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1. Healthy Families Greenwood County

HFGC is based on a nationwide program model of voluntary home visitation designed to help parents of newborns and their children get off to a healthy start.  The program promotes positive parenting and child health and development, thereby preventing child abuse, neglect, and other poor childhood outcomes.  This program is designed for families needing the most intensive level of home visitation and the longest duration of service.

For more information about this program, go to

2. Healthy Steps for Young Children

New parents often say that they wish their baby came with an instruction manual.  Healthy Steps for Young Children is even better than that mythical manual.  Healthy Steps is a new program of the Greenwood Community Children’s Center.  It is currently offered in partnership with the Carolina Health Pediatric Associates.  Healthy Steps provides mothers and fathers more information and support for their own child on the everyday issues they face.  It takes advantage of the teachable moments that emerge from addressing parents’ concerns about their child’s development and behavior.

 The purpose of the Healthy Steps program is to foster safe and healthy growth and development of children ages birth to three years.  Three primary themes are built into Healthy Steps programming:

1) The first three years of life are critically important for both the child and the family.  Scientific advances have proved that while the basic circuits of the brain are established before birth, the brain structuring necessary for intellectual, emotional, and social development takes place after birth – and does so explosively in the first three years of life.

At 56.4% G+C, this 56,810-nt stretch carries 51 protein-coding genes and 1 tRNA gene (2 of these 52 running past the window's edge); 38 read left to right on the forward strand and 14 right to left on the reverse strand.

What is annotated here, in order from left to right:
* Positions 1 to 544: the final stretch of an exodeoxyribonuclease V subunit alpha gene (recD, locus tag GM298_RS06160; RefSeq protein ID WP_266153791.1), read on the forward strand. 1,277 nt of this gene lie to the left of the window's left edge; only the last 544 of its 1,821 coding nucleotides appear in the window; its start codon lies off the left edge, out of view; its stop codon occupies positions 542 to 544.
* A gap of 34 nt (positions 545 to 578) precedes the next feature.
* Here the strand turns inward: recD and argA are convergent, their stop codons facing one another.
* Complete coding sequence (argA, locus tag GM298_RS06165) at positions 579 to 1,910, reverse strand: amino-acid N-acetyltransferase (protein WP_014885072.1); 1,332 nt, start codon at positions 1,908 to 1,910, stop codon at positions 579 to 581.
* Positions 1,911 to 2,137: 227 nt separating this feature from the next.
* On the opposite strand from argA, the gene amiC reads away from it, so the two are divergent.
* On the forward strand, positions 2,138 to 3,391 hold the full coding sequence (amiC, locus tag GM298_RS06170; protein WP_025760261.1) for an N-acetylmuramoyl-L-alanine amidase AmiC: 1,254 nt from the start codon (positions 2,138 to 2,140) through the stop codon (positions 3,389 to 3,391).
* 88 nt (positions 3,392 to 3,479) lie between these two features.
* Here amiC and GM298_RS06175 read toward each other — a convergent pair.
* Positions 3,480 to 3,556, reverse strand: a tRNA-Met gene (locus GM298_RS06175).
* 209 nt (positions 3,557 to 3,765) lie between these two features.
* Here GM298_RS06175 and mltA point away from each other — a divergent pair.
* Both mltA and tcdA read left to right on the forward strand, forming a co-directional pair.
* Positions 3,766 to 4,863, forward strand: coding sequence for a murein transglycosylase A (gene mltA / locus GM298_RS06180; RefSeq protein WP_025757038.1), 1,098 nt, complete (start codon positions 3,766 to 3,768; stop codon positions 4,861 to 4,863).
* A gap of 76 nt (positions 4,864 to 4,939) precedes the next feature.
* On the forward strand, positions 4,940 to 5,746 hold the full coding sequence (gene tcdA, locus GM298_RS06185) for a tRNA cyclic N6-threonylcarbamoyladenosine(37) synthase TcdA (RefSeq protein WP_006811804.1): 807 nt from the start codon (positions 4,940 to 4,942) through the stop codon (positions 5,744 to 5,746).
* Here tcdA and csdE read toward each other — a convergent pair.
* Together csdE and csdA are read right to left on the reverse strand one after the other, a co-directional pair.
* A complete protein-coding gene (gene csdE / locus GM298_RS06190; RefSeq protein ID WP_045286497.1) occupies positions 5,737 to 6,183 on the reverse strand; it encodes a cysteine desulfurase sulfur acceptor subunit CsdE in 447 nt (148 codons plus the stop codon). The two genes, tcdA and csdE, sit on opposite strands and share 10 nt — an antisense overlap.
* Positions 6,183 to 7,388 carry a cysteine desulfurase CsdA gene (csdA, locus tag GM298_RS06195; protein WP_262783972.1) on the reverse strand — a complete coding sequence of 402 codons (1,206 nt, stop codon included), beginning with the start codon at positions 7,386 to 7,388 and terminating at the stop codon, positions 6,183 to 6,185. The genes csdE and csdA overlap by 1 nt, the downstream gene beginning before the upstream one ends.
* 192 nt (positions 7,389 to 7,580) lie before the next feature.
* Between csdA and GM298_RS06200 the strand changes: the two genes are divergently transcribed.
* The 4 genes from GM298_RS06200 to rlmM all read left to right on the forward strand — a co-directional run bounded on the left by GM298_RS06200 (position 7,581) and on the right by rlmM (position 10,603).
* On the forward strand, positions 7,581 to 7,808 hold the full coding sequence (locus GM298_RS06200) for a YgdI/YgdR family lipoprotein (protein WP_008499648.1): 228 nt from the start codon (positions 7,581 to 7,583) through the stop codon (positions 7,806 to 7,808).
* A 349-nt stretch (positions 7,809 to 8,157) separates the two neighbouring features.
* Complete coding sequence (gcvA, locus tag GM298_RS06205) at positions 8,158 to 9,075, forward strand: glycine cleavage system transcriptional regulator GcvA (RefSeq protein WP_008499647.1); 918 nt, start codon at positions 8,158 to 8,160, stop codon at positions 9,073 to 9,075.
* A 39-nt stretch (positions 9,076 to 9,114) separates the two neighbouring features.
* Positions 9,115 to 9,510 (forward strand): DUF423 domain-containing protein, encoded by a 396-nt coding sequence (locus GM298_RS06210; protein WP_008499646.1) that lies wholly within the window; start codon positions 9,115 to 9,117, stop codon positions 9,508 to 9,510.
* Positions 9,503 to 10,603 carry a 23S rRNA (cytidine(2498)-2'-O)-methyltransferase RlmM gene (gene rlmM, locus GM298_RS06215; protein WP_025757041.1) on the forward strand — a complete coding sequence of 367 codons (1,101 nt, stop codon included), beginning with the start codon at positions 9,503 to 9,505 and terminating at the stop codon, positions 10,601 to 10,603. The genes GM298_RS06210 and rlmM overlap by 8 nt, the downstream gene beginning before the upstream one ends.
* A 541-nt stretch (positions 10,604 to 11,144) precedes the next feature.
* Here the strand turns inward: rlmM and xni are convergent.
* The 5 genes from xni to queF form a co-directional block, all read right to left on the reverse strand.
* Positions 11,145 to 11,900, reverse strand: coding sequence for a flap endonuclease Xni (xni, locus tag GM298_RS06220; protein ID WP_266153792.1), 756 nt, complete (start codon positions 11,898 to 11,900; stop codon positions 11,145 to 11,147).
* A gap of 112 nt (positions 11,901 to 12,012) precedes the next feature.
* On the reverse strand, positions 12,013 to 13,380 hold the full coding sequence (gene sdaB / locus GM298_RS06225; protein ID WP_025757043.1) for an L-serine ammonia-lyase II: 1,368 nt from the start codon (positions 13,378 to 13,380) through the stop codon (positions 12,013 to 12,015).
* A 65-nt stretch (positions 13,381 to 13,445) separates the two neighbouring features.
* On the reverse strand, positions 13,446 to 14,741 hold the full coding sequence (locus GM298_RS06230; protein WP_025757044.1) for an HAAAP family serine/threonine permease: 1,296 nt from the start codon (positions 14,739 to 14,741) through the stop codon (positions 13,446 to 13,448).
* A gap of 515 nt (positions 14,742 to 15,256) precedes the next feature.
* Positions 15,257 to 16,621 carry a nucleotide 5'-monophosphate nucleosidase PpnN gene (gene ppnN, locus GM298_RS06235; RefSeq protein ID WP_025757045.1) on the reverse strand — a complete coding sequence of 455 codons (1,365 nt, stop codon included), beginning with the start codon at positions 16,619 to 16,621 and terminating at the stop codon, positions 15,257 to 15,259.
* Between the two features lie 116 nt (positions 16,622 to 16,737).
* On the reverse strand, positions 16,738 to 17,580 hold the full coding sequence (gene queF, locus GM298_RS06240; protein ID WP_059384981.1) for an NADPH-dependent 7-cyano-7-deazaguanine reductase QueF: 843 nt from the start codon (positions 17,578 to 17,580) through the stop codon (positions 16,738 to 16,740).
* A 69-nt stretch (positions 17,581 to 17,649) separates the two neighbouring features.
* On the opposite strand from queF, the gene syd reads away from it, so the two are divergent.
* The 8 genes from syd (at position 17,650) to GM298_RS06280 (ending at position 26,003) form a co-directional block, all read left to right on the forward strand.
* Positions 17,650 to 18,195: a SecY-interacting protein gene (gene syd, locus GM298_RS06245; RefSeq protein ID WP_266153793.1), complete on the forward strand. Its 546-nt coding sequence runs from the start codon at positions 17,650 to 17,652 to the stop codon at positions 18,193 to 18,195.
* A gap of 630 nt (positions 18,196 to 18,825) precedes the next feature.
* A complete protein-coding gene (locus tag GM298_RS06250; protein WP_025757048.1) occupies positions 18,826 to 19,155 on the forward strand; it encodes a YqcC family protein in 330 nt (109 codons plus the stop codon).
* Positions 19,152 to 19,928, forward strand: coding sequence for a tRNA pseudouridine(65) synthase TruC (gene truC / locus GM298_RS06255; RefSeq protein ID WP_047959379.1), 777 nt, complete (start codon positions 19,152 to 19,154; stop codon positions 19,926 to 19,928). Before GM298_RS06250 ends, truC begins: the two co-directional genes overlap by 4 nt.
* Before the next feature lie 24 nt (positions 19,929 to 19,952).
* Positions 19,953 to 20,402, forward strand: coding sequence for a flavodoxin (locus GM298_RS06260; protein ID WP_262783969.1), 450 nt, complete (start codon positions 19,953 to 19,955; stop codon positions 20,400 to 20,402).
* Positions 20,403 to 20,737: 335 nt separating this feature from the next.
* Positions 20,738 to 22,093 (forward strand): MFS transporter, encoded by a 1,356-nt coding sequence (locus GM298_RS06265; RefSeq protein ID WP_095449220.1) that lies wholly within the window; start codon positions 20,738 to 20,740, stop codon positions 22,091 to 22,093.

2) Key to a young child’s healthy growth and development are nurturing relationships between the family and child and between the medical provider and family.  Healthy Steps supports parents in their role as nurturers of the emotional, behavioral, intellectual, and physical growth of their child.
3) Medical care for young children can be enhanced by including the promotion of child development, focusing on the whole child and the whole family.

 Healthy Steps promotes family strengthening; promotes positive parent-child interactions; and increases parent knowledge and skill in the area of child rearing, behavior management, child development and communication.   First time families receive parent education about typical child development.  The children receive regular screenings to detect and address child developmental delays.  The mothers receive screening to detect and address postpartum depression.  Families are connected to community resources as needed.  Services are delivered by a Healthy Steps Specialist in both individual and group settings using a research-based and age appropriate curriculum.  Office visits are offered to coincide with well-child pediatric visits.  A dedicated parent telephone information line and monthly parent support groups offer additional social support and information to assist parents/caregivers.